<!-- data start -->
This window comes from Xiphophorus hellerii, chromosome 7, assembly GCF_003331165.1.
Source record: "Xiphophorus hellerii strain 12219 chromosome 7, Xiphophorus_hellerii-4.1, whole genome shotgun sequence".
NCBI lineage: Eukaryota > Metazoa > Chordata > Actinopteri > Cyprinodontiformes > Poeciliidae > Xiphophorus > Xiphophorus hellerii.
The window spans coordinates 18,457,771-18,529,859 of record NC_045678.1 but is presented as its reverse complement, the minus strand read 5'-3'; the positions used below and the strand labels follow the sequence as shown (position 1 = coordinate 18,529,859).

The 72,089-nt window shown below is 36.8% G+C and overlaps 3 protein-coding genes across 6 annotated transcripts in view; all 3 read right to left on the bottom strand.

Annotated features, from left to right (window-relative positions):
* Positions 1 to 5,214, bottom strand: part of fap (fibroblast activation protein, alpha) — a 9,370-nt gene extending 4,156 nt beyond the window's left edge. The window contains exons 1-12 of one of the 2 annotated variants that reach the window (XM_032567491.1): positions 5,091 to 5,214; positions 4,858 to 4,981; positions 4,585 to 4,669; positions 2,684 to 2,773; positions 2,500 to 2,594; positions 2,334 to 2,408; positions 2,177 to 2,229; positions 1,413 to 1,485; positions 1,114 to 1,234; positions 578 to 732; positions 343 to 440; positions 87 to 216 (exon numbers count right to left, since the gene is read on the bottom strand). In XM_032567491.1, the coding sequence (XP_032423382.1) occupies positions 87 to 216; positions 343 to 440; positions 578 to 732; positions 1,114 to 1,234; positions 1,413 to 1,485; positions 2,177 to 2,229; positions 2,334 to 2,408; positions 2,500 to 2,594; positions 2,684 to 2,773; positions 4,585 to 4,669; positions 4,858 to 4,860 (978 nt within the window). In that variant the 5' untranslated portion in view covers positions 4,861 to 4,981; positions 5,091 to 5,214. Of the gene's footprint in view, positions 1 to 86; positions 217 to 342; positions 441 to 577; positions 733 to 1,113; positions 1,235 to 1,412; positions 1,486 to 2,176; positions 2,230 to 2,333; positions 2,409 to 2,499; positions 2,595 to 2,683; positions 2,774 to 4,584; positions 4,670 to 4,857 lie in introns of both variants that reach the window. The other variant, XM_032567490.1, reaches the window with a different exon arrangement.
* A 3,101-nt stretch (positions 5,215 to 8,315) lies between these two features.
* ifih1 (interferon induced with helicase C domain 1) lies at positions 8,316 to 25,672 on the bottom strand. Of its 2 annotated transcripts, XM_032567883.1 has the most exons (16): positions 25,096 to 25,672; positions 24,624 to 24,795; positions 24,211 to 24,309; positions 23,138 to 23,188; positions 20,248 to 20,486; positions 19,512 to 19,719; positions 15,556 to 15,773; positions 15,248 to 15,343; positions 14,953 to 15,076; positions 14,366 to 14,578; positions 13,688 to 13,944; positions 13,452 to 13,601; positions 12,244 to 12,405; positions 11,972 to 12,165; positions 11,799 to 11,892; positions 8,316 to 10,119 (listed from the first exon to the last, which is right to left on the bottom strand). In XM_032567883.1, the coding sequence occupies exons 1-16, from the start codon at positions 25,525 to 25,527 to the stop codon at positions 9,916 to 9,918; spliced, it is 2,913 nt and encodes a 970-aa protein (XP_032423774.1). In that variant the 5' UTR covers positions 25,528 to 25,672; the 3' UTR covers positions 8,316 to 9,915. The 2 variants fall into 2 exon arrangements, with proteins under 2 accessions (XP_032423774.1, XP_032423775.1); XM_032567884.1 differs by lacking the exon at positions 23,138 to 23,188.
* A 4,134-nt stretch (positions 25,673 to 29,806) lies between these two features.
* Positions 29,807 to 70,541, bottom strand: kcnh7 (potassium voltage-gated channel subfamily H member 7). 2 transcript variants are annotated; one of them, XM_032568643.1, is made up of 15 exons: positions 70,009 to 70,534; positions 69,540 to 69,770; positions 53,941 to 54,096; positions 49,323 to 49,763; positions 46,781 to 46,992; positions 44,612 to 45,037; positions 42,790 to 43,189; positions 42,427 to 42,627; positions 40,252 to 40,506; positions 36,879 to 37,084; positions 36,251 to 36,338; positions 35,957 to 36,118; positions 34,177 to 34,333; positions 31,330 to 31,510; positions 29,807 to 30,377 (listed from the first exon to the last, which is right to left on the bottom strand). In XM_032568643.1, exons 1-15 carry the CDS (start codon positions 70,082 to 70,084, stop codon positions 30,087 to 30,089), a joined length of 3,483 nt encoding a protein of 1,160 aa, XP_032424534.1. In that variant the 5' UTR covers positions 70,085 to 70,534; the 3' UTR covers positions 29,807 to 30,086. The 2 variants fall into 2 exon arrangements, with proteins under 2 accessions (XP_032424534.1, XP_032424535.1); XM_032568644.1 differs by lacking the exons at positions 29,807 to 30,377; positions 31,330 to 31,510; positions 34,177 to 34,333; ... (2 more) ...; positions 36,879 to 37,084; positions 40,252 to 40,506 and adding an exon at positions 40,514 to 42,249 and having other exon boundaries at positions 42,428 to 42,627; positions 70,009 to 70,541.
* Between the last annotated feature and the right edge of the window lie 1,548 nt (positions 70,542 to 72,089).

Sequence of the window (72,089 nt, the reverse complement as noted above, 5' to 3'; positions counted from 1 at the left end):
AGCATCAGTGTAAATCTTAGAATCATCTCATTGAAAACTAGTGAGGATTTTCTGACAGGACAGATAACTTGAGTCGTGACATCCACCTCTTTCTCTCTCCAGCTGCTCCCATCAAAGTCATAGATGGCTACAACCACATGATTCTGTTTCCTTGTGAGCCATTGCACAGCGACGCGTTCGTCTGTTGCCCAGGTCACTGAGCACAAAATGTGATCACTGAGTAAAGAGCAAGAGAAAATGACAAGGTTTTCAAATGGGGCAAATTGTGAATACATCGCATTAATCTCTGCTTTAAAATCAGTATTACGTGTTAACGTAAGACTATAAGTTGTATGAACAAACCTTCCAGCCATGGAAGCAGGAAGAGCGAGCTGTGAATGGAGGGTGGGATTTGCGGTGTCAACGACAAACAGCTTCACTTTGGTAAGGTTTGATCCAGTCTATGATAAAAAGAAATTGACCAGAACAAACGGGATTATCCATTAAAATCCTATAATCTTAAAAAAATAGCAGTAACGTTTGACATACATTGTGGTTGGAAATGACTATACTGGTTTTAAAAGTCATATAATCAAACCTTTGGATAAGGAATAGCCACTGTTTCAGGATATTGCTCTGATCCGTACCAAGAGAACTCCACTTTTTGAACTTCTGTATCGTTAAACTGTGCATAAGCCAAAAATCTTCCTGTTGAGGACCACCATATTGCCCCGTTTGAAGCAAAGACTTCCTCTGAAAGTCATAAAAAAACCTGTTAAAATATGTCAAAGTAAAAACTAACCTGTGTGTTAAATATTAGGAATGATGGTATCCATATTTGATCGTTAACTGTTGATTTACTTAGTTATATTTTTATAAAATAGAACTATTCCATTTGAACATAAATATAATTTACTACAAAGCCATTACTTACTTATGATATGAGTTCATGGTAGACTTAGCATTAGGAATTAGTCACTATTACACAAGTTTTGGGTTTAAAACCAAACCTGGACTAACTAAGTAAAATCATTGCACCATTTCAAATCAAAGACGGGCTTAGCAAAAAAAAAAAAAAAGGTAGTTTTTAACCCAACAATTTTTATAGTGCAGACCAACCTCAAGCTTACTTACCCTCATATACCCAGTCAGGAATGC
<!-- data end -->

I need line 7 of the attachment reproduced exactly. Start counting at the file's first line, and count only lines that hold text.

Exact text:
* Positions 1 to 5,214, bottom strand: part of fap (fibroblast activation protein, alpha) — a 9,370-nt gene extending 4,156 nt beyond the window's left edge. The window contains exons 1-12 of one of the 2 annotated variants that reach the window (XM_032567491.1): positions 5,091 to 5,214; positions 4,858 to 4,981; positions 4,585 to 4,669; positions 2,684 to 2,773; positions 2,500 to 2,594; positions 2,334 to 2,408; positions 2,177 to 2,229; positions 1,413 to 1,485; positions 1,114 to 1,234; positions 578 to 732; positions 343 to 440; positions 87 to 216 (exon numbers count right to left, since the gene is read on the bottom strand). In XM_032567491.1, the coding sequence (XP_032423382.1) occupies positions 87 to 216; positions 343 to 440; positions 578 to 732; positions 1,114 to 1,234; positions 1,413 to 1,485; positions 2,177 to 2,229; positions 2,334 to 2,408; positions 2,500 to 2,594; positions 2,684 to 2,773; positions 4,585 to 4,669; positions 4,858 to 4,860 (978 nt within the window). In that variant the 5' untranslated portion in view covers positions 4,861 to 4,981; positions 5,091 to 5,214. Of the gene's footprint in view, positions 1 to 86; positions 217 to 342; positions 441 to 577; positions 733 to 1,113; positions 1,235 to 1,412; positions 1,486 to 2,176; positions 2,230 to 2,333; positions 2,409 to 2,499; positions 2,595 to 2,683; positions 2,774 to 4,584; positions 4,670 to 4,857 lie in introns of both variants that reach the window. The other variant, XM_032567490.1, reaches the window with a different exon arrangement.